Panel glue up split the board - Woodworking Talk - Woodworkers Forum
 
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post #1 of 16 Old 12-12-2014, 10:56 PM Thread Starter
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Panel glue up split the board

Came home tonight and my wife pointed out a heartbreaking problem with our walnut and oak table we built. We made all of this out of S2S walnut and oak from some basic plans. We wanted something that would last a lifetime, but so far it has only made it a couple months and now there is a huge split down the length of one of our panel glue ups.

Even typing this right now I'm pretty broken up. We were both really happy with how it turned out and it was really the best thing we have made to date; or so we thought. But at this point I do not know of anything I can do about it other than learn from what I did wrong and never make the mistake again.

Here is the table pre-crack


And here it is now:





We milled down the 4/4 walnut to the 1x6 boards you see and glued them up as 2 separate panels. We glued 2 at a time having 3 pairs of boards for each half of the table, then glued the 3 pairs together on each side which made the 2 panels. We used glue, biscuits to keep them flat and pocket screws to keep them together. From there we cut the 3 perpendicular pieces to size (2x4 milled from 8/4 walnut) and then the side runners (2x4 milled from 8/4 walnut). We attached these to the panels using glue and pocket screws.

The lumber was allowed to rest in our garage for several weeks before using it.

Once we got it all put together it was fantastic. About 2 weeks after bringing it inside we noticed 2 joints on the panels separating slightly (maybe 0.5mm). I didn't mind it so much, but now we have this large split.

What can be done to avoid this next time? Is there anything to be done about it now?

Plans we used: http://ana-white.com/2012/11/plans/t...armhouse-table
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post #2 of 16 Old 12-13-2014, 06:22 AM
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The problem you have is the panel isn't allowed to move with changes in humidity. Being winter time humidity is low and because of that the panel wants to shrink across it's width and because of the way the table is constructed it can't freely so it splits.

Lower humidity is even more pronounced with wood heat in the winter. Not sure if that's your case though.

That's one reason you see breadboard ends on a table such as this one. They allow the table to shrink and expand and not crack.

Do one thing at a time, do it well, then move on.
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post #3 of 16 Old 12-13-2014, 06:26 AM
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Sorry to say but Ana White or someone working for her is an amazing photographer, her stuff looks great, perfectly lighted and staged. Unfortunately, her construction techniques are terrible and doomed to last through a couple photos and not much longer. I feel bad for folks following her designs. The construction tecniques show a profound lack of woodworking knowledge.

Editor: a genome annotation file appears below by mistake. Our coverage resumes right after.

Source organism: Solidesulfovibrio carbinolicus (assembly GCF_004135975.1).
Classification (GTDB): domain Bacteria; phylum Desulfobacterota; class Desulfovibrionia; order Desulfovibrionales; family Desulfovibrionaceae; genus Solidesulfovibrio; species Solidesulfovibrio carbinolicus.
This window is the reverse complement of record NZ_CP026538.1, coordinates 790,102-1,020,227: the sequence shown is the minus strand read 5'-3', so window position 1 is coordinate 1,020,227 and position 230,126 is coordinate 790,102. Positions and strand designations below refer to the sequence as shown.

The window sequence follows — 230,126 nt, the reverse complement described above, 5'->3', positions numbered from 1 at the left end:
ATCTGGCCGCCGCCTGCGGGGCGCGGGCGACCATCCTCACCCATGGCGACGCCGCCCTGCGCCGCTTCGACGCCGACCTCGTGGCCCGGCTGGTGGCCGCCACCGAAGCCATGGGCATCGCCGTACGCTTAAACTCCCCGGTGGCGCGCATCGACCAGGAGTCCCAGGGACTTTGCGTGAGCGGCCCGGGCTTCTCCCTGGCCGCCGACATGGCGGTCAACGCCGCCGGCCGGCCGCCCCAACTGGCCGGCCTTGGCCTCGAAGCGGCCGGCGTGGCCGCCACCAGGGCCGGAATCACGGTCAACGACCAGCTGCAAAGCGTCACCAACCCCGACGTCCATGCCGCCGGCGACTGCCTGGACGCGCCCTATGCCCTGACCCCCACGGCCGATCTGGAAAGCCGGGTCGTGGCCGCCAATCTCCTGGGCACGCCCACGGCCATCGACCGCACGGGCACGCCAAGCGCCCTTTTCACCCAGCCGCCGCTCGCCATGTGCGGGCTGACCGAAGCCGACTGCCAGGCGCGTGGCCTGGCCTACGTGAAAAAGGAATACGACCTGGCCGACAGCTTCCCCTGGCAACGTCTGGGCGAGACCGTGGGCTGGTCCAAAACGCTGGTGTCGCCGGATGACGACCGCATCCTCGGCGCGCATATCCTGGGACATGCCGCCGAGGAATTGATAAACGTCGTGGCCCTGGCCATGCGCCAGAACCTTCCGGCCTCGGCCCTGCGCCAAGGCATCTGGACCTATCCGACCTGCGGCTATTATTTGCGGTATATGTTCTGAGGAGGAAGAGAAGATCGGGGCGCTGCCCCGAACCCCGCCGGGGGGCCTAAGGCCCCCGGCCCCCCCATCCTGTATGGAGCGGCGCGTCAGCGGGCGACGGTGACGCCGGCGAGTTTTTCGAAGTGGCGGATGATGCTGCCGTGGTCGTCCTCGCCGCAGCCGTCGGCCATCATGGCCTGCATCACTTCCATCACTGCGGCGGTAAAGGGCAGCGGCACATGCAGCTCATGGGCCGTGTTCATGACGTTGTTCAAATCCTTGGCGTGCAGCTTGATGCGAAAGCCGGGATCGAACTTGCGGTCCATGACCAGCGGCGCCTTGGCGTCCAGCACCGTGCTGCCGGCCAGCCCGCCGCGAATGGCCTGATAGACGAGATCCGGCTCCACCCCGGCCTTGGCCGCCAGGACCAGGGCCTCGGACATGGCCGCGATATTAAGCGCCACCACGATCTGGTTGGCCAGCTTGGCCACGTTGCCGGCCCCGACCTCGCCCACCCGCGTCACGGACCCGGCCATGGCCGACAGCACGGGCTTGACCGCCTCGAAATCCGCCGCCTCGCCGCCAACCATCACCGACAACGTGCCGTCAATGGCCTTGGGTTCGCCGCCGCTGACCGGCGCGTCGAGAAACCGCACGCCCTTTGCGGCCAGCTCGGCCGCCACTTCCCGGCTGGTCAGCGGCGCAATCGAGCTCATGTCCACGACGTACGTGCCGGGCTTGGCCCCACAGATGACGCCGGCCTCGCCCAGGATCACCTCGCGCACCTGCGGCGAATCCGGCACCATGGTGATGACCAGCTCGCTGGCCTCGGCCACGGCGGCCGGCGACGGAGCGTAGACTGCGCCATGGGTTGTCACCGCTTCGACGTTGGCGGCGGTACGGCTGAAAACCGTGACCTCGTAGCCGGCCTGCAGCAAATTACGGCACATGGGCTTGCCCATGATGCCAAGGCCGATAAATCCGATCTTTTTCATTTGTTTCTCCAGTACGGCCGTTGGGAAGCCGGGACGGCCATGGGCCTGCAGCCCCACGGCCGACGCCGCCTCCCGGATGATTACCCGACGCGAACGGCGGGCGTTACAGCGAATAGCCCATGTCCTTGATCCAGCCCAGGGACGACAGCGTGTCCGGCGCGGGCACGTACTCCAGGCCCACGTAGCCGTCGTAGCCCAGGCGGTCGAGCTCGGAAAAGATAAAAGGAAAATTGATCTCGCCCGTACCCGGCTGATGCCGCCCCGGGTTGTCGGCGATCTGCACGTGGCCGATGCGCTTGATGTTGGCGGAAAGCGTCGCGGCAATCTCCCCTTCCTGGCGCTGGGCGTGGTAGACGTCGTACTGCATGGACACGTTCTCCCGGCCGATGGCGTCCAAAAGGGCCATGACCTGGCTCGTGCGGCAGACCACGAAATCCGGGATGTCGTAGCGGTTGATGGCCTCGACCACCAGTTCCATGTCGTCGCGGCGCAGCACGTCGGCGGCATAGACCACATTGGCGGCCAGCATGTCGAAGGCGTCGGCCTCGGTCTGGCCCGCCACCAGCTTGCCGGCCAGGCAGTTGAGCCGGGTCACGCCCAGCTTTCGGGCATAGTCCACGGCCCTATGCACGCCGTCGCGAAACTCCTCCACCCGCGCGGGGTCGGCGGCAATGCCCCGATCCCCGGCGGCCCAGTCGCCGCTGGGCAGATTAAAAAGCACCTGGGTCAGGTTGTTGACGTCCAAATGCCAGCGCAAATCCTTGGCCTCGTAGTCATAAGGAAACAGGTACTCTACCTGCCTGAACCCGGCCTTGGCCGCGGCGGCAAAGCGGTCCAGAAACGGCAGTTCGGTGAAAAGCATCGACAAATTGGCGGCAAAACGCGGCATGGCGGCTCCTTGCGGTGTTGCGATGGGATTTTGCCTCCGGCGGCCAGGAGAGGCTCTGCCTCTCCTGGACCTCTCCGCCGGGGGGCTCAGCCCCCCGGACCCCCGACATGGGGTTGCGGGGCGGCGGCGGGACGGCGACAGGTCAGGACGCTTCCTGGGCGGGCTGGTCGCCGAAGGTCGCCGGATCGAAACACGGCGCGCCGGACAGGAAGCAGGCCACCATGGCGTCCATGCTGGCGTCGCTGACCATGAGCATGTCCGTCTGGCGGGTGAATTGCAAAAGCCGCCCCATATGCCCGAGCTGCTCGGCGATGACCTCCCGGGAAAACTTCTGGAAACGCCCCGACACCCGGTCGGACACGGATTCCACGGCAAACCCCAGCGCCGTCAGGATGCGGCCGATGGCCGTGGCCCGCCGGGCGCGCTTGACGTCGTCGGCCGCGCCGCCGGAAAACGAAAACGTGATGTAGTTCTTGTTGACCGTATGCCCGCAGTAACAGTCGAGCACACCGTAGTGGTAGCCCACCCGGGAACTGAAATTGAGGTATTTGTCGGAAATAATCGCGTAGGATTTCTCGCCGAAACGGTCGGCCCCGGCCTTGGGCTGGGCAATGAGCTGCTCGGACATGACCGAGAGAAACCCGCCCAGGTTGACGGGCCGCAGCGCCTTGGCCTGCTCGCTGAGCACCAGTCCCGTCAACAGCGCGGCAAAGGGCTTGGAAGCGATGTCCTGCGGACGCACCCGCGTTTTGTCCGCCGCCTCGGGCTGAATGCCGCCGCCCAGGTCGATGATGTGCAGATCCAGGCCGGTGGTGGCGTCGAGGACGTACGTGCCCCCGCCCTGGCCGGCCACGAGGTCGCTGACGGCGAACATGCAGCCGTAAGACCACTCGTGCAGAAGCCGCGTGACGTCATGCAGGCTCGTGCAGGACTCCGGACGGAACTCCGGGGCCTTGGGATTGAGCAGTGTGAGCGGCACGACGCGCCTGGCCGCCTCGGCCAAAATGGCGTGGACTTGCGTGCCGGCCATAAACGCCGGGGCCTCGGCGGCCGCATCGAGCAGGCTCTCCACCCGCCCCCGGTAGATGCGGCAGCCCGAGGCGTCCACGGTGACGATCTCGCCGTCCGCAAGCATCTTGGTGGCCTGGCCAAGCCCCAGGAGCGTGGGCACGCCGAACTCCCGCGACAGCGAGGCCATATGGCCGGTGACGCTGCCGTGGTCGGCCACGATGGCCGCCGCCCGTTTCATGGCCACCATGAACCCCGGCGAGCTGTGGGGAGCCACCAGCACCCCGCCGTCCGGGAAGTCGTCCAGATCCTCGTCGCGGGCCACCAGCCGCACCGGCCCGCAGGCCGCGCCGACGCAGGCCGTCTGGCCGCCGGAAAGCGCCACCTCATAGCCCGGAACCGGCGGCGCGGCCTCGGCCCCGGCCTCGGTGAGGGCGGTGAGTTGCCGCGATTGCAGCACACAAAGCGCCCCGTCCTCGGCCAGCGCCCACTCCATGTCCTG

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post #4 of 16 Old 12-13-2014, 06:59 AM
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There really isn't a fix for the table. I would get some minwax soft putty and rub it into the crack as it continues to open up. Eventually you will need to remake the top. It would work better with that style to use plywood for the center sections.

Even the Anna White table pictured in the link is cracked. It is made out of pine which would be a little more stable.

Last edited by Steve Neul; 12-13-2014 at 07:01 AM.
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post #5 of 16 Old 12-13-2014, 09:48 AM
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It's really interesting to see how often this comes up on this board, it's unfortunate as that table looks really nice.

There are several things at play here that others have mentioned. First and foremost, wood moves, mostly length wise, but it does expand and contract. There are things you can do to minimize the movement, but you also have to build with it in mind. Stabilizing the wood in your garage was OK, but ideally you should have had it in the house where it would have ultimately been, I suspect it's much drier inside. I always seal and finish both sides of a wood project to help stabilize it as well. The real issue I see with that table design is the wood panels are "captured" by the pieces that run across. Typically there will be a "breadboard" type joint there to allow the wood to expand and contract length wise, which might help keep it from blowing the glued seems apart.

At this point the only proper fix is to rebuild, beyond that some filler is the second best option.
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post #6 of 16 Old 12-13-2014, 10:15 AM
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>>>> First and foremost, wood moves, mostly length wise,

No, wood expands and contracts across the grain. Movement lengthwise is minimal enough to be ignored.

One thing you could try is to cut off the end caps and then force some glue into the split. Use a vacuum from underneath to sort of suck the adhesive down into the split. Then clamp across the the tabletop. You will end up with a shorter table but it could be used in another application. Opps, I now see that there is center cross board that also is a cross-grain situation. If boards are firmly attached to that board, you will have a significant risk of splits in other boards.

Understanding wood movement is one of the basics of woodworking. Avoid any construction the restricts the ability of the wood to expand and contract. I can't believe someone would promote that type of construction. It's a prescription for failure.

Howie..........

Last edited by HowardAcheson; 12-13-2014 at 10:41 AM.
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post #7 of 16 Old 12-13-2014, 12:16 PM
where's my table saw?
 
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I have a different approach

All good advice on what happened, the end caps are glued on the width and since wood expends and contacts across the WIDTH, it couldn't move. Most proper end caps are just that, loose pinned "caps" that clean up the end grain and keep the planks level, but have a tenon and groove to allow for expansion. That didn't happen.

You have 2 choices:
1. Saw off the end caps and make a tenon and a groove to allow for movement, but you still have the cross piece which won't allow for movement. dang.

2. here's the different approach.
Saw off the end caps, then saw the whole table right down the split all along the length, and reglue it. You should seal the bottom surface also.